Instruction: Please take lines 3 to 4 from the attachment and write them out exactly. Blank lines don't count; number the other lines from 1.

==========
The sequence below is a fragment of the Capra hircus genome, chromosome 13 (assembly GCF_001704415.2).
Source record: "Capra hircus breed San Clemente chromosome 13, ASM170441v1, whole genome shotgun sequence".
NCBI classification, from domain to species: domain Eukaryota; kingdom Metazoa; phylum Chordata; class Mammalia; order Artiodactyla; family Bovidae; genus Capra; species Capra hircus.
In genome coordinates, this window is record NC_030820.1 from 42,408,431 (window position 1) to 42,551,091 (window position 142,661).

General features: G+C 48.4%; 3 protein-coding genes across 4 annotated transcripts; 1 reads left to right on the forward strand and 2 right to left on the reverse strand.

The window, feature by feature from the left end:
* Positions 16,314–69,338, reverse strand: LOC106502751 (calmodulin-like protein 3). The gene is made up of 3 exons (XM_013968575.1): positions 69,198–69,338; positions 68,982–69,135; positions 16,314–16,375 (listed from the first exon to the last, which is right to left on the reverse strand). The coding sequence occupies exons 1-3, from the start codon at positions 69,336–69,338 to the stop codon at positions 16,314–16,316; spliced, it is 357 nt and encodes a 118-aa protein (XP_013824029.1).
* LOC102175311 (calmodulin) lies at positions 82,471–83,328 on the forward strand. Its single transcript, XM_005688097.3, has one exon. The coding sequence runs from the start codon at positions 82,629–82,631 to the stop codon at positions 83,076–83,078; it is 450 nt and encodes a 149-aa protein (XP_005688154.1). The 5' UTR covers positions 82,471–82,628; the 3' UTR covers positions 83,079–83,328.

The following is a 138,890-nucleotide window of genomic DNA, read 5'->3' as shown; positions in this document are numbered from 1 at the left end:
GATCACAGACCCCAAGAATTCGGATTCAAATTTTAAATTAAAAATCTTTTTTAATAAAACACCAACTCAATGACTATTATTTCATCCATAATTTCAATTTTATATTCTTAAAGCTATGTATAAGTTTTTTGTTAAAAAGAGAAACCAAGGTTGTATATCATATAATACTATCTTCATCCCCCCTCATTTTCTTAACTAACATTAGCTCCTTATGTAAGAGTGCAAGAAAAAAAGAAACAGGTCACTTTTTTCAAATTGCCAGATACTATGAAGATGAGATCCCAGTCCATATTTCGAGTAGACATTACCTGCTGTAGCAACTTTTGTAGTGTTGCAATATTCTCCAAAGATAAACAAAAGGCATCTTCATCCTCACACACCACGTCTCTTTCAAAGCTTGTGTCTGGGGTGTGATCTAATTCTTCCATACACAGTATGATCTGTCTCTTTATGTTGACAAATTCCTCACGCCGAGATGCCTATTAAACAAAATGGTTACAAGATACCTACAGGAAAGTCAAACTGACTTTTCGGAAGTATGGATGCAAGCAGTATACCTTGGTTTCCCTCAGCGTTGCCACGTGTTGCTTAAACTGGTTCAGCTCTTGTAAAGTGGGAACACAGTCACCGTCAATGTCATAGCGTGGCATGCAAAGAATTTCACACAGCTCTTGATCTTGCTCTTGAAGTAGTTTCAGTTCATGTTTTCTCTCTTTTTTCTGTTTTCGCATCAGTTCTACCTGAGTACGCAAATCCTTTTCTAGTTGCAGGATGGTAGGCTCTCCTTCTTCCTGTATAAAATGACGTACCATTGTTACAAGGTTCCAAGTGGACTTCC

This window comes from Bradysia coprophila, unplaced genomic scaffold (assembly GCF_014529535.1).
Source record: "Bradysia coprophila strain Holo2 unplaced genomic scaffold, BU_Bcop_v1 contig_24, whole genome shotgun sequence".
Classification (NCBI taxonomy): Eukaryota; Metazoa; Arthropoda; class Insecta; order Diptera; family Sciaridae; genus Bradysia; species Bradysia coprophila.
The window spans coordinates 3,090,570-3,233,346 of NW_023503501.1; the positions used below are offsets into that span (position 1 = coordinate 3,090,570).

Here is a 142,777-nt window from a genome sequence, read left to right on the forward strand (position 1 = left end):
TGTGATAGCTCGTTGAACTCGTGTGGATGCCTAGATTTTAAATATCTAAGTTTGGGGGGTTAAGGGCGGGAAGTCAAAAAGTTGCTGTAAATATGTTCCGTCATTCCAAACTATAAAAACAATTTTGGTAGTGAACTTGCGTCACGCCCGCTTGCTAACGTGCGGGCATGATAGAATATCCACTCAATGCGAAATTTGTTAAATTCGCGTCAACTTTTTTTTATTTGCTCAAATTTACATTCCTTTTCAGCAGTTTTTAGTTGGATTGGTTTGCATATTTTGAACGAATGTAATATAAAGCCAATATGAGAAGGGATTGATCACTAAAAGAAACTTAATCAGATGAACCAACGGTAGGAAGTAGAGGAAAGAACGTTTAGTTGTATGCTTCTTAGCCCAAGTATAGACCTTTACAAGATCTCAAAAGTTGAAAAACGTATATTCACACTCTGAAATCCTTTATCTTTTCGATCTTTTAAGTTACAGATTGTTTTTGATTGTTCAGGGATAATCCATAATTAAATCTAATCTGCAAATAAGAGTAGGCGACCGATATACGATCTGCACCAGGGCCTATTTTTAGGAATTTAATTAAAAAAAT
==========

NCBI classification, from domain to species: domain Eukaryota; kingdom Metazoa; phylum Chordata; class Mammalia; order Artiodactyla; family Bovidae; genus Capra; species Capra hircus.
In genome coordinates, this window is record NC_030820.1 from 42,408,431 (window position 1) to 42,551,091 (window position 142,661).